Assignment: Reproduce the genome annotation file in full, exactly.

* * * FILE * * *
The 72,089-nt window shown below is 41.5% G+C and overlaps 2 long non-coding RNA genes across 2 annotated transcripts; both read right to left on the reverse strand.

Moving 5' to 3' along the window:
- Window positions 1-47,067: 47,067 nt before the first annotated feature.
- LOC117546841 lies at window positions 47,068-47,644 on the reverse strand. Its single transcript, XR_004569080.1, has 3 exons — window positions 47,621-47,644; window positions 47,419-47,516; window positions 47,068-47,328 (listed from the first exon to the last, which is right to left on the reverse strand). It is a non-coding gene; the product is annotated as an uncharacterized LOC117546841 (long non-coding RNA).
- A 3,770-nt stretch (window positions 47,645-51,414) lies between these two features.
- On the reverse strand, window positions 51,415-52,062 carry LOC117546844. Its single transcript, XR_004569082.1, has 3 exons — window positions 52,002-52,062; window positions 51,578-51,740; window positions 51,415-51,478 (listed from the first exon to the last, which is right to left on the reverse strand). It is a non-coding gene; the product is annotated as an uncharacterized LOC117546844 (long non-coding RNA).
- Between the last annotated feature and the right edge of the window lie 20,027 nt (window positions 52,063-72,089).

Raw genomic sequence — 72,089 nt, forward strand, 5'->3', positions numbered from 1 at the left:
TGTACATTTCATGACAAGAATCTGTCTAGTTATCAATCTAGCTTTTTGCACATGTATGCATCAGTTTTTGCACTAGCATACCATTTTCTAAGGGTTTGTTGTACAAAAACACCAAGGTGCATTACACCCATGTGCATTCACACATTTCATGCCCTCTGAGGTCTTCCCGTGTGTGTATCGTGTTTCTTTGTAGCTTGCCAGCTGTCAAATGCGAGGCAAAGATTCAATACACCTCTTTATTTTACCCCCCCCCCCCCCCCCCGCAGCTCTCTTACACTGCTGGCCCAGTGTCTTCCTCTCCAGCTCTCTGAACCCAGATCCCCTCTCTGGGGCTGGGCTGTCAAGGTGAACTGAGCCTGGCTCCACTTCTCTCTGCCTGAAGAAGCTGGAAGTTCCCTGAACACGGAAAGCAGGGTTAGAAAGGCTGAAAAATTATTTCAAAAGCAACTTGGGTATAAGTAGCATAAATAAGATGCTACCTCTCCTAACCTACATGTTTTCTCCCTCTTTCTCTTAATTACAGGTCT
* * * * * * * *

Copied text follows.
The 72,089-nt window shown below is 41.5% G+C and overlaps 2 long non-coding RNA genes across 2 annotated transcripts; both read right to left on the reverse strand.

Moving 5' to 3' along the window:
- Window positions 1-47,067: 47,067 nt before the first annotated feature.
- LOC117546841 lies at window positions 47,068-47,644 on the reverse strand. Its single transcript, XR_004569080.1, has 3 exons — window positions 47,621-47,644; window positions 47,419-47,516; window positions 47,068-47,328 (listed from the first exon to the last, which is right to left on the reverse strand). It is a non-coding gene; the product is annotated as an uncharacterized LOC117546841 (long non-coding RNA).
- A 3,770-nt stretch (window positions 47,645-51,414) lies between these two features.
- On the reverse strand, window positions 51,415-52,062 carry LOC117546844. Its single transcript, XR_004569082.1, has 3 exons — window positions 52,002-52,062; window positions 51,578-51,740; window positions 51,415-51,478 (listed from the first exon to the last, which is right to left on the reverse strand). It is a non-coding gene; the product is annotated as an uncharacterized LOC117546844 (long non-coding RNA).
- Between the last annotated feature and the right edge of the window lie 20,027 nt (window positions 52,063-72,089).

Raw genomic sequence — 72,089 nt, forward strand, 5'->3', positions numbered from 1 at the left:
TGTACATTTCATGACAAGAATCTGTCTAGTTATCAATCTAGCTTTTTGCACATGTATGCATCAGTTTTTGCACTAGCATACCATTTTCTAAGGGTTTGTTGTACAAAAACACCAAGGTGCATTACACCCATGTGCATTCACACATTTCATGCCCTCTGAGGTCTTCCCGTGTGTGTATCGTGTTTCTTTGTAGCTTGCCAGCTGTCAAATGCGAGGCAAAGATTCAATACACCTCTTTATTTTACCCCCCCCCCCCCCCCCCGCAGCTCTCTTACACTGCTGGCCCAGTGTCTTCCTCTCCAGCTCTCTGAACCCAGATCCCCTCTCTGGGGCTGGGCTGTCAAGGTGAACTGAGCCTGGCTCCACTTCTCTCTGCCTGAAGAAGCTGGAAGTTCCCTGAACACGGAAAGCAGGGTTAGAAAGGCTGAAAAATTATTTCAAAAGCAACTTGGGTATAAGTAGCATAAATAAGATGCTACCTCTCCTAACCTACATGTTTTCTCCCTCTTTCTCTTAATTACAGGTCT